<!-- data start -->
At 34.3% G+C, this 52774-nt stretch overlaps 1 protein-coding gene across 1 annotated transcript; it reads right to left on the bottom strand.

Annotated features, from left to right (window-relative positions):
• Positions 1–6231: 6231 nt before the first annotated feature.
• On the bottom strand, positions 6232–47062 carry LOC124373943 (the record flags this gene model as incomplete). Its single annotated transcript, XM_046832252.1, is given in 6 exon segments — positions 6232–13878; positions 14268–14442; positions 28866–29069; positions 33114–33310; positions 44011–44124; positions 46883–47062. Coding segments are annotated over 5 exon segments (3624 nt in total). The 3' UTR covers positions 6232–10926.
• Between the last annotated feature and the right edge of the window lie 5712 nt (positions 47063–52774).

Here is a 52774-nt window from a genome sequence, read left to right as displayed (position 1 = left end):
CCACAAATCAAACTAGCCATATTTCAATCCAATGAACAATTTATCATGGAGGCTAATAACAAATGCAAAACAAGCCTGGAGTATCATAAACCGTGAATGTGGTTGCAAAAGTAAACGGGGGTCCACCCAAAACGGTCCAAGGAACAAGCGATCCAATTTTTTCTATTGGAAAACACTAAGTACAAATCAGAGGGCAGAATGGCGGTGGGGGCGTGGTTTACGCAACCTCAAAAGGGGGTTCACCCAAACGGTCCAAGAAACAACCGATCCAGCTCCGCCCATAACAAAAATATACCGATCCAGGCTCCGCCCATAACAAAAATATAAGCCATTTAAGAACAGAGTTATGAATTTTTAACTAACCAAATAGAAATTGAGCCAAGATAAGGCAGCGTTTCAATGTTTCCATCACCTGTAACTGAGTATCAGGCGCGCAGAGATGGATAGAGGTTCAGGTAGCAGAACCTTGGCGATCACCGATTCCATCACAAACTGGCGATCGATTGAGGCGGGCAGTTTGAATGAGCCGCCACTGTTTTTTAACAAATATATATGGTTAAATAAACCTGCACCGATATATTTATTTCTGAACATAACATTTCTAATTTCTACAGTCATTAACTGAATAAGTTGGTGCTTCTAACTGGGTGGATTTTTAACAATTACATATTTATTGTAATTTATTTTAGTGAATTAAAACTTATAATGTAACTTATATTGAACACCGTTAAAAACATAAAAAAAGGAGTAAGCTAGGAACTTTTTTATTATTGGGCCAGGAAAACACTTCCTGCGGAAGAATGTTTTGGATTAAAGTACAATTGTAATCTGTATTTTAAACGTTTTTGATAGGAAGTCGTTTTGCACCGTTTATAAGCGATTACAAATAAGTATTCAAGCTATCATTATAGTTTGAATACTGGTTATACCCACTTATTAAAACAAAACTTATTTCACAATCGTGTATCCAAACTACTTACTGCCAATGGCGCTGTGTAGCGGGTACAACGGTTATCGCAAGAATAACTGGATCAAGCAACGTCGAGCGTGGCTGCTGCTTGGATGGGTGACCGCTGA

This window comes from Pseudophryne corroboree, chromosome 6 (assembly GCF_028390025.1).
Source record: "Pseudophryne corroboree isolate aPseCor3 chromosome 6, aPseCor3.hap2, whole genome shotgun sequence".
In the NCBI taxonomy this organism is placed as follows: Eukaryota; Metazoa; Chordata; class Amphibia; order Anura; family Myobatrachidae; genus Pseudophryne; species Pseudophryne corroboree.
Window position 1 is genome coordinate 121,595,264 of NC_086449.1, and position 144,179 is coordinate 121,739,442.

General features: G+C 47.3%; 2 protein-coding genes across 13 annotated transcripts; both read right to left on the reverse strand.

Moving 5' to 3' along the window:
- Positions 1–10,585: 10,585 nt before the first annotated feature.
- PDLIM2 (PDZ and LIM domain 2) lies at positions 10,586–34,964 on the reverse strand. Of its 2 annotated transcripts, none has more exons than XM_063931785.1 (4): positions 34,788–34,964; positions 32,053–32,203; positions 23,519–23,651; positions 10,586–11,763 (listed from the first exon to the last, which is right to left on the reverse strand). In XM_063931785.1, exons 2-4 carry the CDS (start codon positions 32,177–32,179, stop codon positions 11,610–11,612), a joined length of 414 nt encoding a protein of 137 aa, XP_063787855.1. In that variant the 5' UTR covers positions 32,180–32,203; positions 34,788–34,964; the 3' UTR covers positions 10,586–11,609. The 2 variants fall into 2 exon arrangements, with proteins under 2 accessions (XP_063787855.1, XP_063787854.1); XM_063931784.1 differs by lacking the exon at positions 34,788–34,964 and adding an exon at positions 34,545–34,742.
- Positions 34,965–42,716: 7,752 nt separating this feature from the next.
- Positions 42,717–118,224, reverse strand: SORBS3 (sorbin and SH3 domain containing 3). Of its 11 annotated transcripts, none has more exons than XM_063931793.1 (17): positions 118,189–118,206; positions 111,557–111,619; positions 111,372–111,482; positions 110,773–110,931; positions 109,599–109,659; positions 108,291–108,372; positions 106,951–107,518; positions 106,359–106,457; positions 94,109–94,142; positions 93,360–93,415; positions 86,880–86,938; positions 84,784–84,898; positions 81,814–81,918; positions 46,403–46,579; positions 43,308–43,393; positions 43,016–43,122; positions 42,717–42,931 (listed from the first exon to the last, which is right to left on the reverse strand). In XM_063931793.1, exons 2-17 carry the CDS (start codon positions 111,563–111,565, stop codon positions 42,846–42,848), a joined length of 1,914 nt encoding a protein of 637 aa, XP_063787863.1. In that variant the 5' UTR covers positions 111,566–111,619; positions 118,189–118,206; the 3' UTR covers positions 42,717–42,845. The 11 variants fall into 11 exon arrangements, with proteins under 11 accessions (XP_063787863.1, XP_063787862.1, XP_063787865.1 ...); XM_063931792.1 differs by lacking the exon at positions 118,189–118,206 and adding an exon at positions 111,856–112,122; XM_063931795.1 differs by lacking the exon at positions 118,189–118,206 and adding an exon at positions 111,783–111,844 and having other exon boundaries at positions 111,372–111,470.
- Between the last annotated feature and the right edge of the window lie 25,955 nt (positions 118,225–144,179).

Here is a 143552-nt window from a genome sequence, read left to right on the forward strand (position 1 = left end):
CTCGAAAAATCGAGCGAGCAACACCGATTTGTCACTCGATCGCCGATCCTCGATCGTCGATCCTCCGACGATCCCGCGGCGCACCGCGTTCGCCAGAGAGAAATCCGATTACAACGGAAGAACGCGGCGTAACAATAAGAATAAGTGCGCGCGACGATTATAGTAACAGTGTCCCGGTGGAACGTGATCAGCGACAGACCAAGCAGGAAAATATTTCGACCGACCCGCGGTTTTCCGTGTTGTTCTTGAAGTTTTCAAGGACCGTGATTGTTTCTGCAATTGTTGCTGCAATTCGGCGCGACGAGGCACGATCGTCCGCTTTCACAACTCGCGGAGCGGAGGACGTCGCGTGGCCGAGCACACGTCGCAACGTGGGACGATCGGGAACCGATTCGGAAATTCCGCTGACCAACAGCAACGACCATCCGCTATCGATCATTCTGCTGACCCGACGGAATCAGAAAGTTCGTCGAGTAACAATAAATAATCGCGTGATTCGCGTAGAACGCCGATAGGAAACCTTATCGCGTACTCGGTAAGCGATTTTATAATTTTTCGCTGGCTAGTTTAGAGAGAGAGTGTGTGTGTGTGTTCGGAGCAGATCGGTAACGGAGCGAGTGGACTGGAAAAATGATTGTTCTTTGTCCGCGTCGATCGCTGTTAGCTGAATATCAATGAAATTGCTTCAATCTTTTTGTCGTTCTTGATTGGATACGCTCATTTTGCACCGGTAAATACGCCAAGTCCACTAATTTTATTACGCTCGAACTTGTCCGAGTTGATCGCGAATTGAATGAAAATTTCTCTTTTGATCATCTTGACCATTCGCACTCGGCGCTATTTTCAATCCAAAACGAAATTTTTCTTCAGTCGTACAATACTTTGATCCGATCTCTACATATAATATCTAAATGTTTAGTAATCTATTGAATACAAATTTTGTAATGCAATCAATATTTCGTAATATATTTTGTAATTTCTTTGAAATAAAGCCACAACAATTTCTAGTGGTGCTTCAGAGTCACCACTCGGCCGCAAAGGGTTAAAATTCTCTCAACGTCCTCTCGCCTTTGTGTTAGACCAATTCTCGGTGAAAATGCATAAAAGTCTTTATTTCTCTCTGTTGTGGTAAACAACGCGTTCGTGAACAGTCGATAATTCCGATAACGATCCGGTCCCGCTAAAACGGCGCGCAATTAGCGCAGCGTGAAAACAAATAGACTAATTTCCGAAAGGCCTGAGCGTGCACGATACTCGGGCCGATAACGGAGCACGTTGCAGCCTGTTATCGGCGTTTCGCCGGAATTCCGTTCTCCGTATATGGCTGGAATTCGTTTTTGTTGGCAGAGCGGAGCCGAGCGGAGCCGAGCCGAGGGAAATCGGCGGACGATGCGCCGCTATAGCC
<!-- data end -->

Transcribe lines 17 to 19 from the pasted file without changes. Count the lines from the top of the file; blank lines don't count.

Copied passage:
- Positions 42,717–118,224, reverse strand: SORBS3 (sorbin and SH3 domain containing 3). Of its 11 annotated transcripts, none has more exons than XM_063931793.1 (17): positions 118,189–118,206; positions 111,557–111,619; positions 111,372–111,482; positions 110,773–110,931; positions 109,599–109,659; positions 108,291–108,372; positions 106,951–107,518; positions 106,359–106,457; positions 94,109–94,142; positions 93,360–93,415; positions 86,880–86,938; positions 84,784–84,898; positions 81,814–81,918; positions 46,403–46,579; positions 43,308–43,393; positions 43,016–43,122; positions 42,717–42,931 (listed from the first exon to the last, which is right to left on the reverse strand). In XM_063931793.1, exons 2-17 carry the CDS (start codon positions 111,563–111,565, stop codon positions 42,846–42,848), a joined length of 1,914 nt encoding a protein of 637 aa, XP_063787863.1. In that variant the 5' UTR covers positions 111,566–111,619; positions 118,189–118,206; the 3' UTR covers positions 42,717–42,845. The 11 variants fall into 11 exon arrangements, with proteins under 11 accessions (XP_063787863.1, XP_063787862.1, XP_063787865.1 ...); XM_063931792.1 differs by lacking the exon at positions 118,189–118,206 and adding an exon at positions 111,856–112,122; XM_063931795.1 differs by lacking the exon at positions 118,189–118,206 and adding an exon at positions 111,783–111,844 and having other exon boundaries at positions 111,372–111,470.
- Between the last annotated feature and the right edge of the window lie 25,955 nt (positions 118,225–144,179).

Here is a 143552-nt window from a genome sequence, read left to right on the forward strand (position 1 = left end):